Maybe it’s because I’m left-handed (and left-footed, don’t ask), but I am extremely clumsy. It seems as though I break glasses as often as I use them. Once--actually twice--I broke two glasses in ten minutes. In public. At a bar. In front of parents of some students I taught at the time.
So it’s no surprise that my morning toast inevitably slips from my buttery fingers on to my kitchen floor bi-weekly. I can’t help observe each time it lands jelly side down, though I recognize I may only observe this fact because I tend to fight, rather than embrace, life’s tragedies and comedies.
This is all a roundabout way of beating myself up for launching a food/memoir blog and then subsequently falling down the spiral staircase of factory farming conscientiousness that has spit me out at natural food stores and farmers markets.
Ever the journalist, I pretend to be objective about food ethics, all the while bombarded with information and stimuli. For every billboard with a burger on it, there’s a book or article or documentary about the modern evils of factory farming.
I recently read Jonathan Safran Foer’s “Eating Animals.” I have seen Foer’s interview with the likes of David Letterman and Ellen DeGeneres. I wouldn’t herald Foer as the next Wendell Berry by any means (who was both clairvoyant and humble), but his prose was compelling…to the point where I have yet to eat chicken again in Georgia, the Land of Chick-Fil-A. I sent the company’s media contacts an e-mail inquiring about the origin of their products. The lack of response bothered me, but it didn’t surprise me. I can at least appreciate Foer’s difficulty in researching and executing his book because of the veil of secrecy cloaking the meat industry.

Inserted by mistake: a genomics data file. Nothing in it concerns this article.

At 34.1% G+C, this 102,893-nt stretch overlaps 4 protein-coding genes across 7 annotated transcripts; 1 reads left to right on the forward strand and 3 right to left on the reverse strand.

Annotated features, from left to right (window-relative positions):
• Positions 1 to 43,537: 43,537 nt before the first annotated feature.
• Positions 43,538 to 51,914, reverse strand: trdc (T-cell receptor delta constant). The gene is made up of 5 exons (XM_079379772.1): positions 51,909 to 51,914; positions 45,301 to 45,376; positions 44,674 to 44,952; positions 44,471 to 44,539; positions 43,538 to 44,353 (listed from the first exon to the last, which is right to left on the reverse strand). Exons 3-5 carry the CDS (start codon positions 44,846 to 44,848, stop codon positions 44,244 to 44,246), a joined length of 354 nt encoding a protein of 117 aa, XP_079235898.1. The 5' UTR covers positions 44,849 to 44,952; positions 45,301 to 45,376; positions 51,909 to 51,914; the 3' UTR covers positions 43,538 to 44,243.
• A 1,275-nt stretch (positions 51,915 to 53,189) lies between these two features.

When I hear about people like former President Bill Clinton (Mr. Big Mac) and Alec Baldwin living vegetarian, if not vegan, lifestyles, it makes me wonder if I’ve been playing for the wrong team all these years. I’ve never cared for meat that much to begin with, but I have likened burgers to a legitimate art form and scallops to utter ambrosia.
Like many foodies, I’m a casual fan of Bravo’s “Top Chef,” so naturally I was star-struck when I came across Kevin Gillespie at his Atlanta restaurant Woodfire Grill. His restaurant is founded on the principle of serving local, organic, sustainable food. The meal was profoundly good. I even wrote Kevin a semi X-rated, wine-fueled haiku at the end of the meal as a thank you. Apparently, I wasn't the first to regale the chef with poetry. Here's a snapshot from the ladies restroom at the Woodfire Grill, compliments of a 10-year-old fan:
Kevin worships bacon, but jokes and limericks aside, Foer (among other voices) tell us this: Dress it up however you like, pigs experience tortured lives. This is no Native-American buffalo, dignity in death. And ironically, bacon can entice sometimes even the most loyal of vegetarians to go AWOL: http://www.npr.org/blogs/health/2011/02/02/133304206/why-bacon-is-a-gateway-to-meat-for-vegetarians.
I’m jelly side down right now. My fingers are sticky with food ethics. I can confidently say I oppose factory farming, but who doesn’t when confronted with its reality? Our consciences have the ability to defy our stomachs, but as Foer points out, sometimes eating involves forgetting.
Meanwhile, it’s Oscar night. I am sipping on a glass of chilled Pinot Grigio and am about to bust open a box of vegetarian buffalo wings. God help me.
But when I come across the rare, locally purveyed, cruelty-free, oxymoronic meat, I cross myself, honor the animal and the circle of life, knowing one day I might be that animal’s birthday dinner, too. Or at least fertilizer for those fancy, kidding-yourself, grass-fed steaks. God forgive me.